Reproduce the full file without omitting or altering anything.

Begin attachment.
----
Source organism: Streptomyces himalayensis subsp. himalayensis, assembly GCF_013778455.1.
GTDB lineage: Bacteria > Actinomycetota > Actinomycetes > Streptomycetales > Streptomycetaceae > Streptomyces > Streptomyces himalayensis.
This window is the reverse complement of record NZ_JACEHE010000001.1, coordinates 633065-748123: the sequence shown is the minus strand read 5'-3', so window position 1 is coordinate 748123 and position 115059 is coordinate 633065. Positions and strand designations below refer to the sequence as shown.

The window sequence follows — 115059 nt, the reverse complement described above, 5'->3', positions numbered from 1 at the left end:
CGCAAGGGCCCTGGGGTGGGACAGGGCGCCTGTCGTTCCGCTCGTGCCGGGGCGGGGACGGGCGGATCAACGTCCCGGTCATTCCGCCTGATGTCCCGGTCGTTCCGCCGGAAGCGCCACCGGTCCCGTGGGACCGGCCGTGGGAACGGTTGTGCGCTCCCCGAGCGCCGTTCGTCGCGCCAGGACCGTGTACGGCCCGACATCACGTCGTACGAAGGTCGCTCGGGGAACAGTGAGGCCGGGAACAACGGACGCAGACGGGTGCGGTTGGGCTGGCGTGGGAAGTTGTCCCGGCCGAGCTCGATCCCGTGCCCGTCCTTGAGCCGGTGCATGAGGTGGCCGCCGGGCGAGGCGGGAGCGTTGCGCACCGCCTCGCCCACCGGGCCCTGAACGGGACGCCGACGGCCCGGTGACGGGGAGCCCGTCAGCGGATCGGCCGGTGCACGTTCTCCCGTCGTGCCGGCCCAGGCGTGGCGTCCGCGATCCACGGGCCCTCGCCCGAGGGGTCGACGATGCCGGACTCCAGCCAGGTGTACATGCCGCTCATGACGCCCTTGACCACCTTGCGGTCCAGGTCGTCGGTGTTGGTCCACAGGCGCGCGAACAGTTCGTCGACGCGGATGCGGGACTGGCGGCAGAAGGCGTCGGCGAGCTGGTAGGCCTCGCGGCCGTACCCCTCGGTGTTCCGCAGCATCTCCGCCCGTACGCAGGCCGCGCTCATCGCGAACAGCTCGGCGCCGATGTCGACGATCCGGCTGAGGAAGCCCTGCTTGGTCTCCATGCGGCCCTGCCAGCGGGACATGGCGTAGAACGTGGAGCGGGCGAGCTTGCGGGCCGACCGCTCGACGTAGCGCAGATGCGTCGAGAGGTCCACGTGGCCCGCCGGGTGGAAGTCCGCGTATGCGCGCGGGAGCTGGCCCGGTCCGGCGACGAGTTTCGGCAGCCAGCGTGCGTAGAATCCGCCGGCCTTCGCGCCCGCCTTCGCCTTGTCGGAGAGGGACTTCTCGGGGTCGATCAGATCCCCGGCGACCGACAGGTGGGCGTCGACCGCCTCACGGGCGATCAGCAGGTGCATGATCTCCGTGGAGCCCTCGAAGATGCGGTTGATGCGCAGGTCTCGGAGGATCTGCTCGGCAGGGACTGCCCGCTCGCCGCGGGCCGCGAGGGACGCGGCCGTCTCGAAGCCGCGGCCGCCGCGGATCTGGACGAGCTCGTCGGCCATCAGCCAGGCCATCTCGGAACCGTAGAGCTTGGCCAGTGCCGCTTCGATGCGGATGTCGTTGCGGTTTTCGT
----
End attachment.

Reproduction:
Source organism: Streptomyces himalayensis subsp. himalayensis, assembly GCF_013778455.1.
GTDB lineage: Bacteria > Actinomycetota > Actinomycetes > Streptomycetales > Streptomycetaceae > Streptomyces > Streptomyces himalayensis.
This window is the reverse complement of record NZ_JACEHE010000001.1, coordinates 633065-748123: the sequence shown is the minus strand read 5'-3', so window position 1 is coordinate 748123 and position 115059 is coordinate 633065. Positions and strand designations below refer to the sequence as shown.

The window sequence follows — 115059 nt, the reverse complement described above, 5'->3', positions numbered from 1 at the left end:
CGCAAGGGCCCTGGGGTGGGACAGGGCGCCTGTCGTTCCGCTCGTGCCGGGGCGGGGACGGGCGGATCAACGTCCCGGTCATTCCGCCTGATGTCCCGGTCGTTCCGCCGGAAGCGCCACCGGTCCCGTGGGACCGGCCGTGGGAACGGTTGTGCGCTCCCCGAGCGCCGTTCGTCGCGCCAGGACCGTGTACGGCCCGACATCACGTCGTACGAAGGTCGCTCGGGGAACAGTGAGGCCGGGAACAACGGACGCAGACGGGTGCGGTTGGGCTGGCGTGGGAAGTTGTCCCGGCCGAGCTCGATCCCGTGCCCGTCCTTGAGCCGGTGCATGAGGTGGCCGCCGGGCGAGGCGGGAGCGTTGCGCACCGCCTCGCCCACCGGGCCCTGAACGGGACGCCGACGGCCCGGTGACGGGGAGCCCGTCAGCGGATCGGCCGGTGCACGTTCTCCCGTCGTGCCGGCCCAGGCGTGGCGTCCGCGATCCACGGGCCCTCGCCCGAGGGGTCGACGATGCCGGACTCCAGCCAGGTGTACATGCCGCTCATGACGCCCTTGACCACCTTGCGGTCCAGGTCGTCGGTGTTGGTCCACAGGCGCGCGAACAGTTCGTCGACGCGGATGCGGGACTGGCGGCAGAAGGCGTCGGCGAGCTGGTAGGCCTCGCGGCCGTACCCCTCGGTGTTCCGCAGCATCTCCGCCCGTACGCAGGCCGCGCTCATCGCGAACAGCTCGGCGCCGATGTCGACGATCCGGCTGAGGAAGCCCTGCTTGGTCTCCATGCGGCCCTGCCAGCGGGACATGGCGTAGAACGTGGAGCGGGCGAGCTTGCGGGCCGACCGCTCGACGTAGCGCAGATGCGTCGAGAGGTCCACGTGGCCCGCCGGGTGGAAGTCCGCGTATGCGCGCGGGAGCTGGCCCGGTCCGGCGACGAGTTTCGGCAGCCAGCGTGCGTAGAATCCGCCGGCCTTCGCGCCCGCCTTCGCCTTGTCGGAGAGGGACTTCTCGGGGTCGATCAGATCCCCGGCGACCGACAGGTGGGCGTCGACCGCCTCACGGGCGATCAGCAGGTGCATGATCTCCGTGGAGCCCTCGAAGATGCGGTTGATGCGCAGGTCTCGGAGGATCTGCTCGGCAGGGACTGCCCGCTCGCCGCGGGCCGCGAGGGACGCGGCCGTCTCGAAGCCGCGGCCGCCGCGGATCTGGACGAGCTCGTCGGCCATCAGCCAGGCCATCTCGGAACCGTAGAGCTTGGCCAGTGCCGCTTCGATGCGGATGTCGTTGCGGTTTTCGT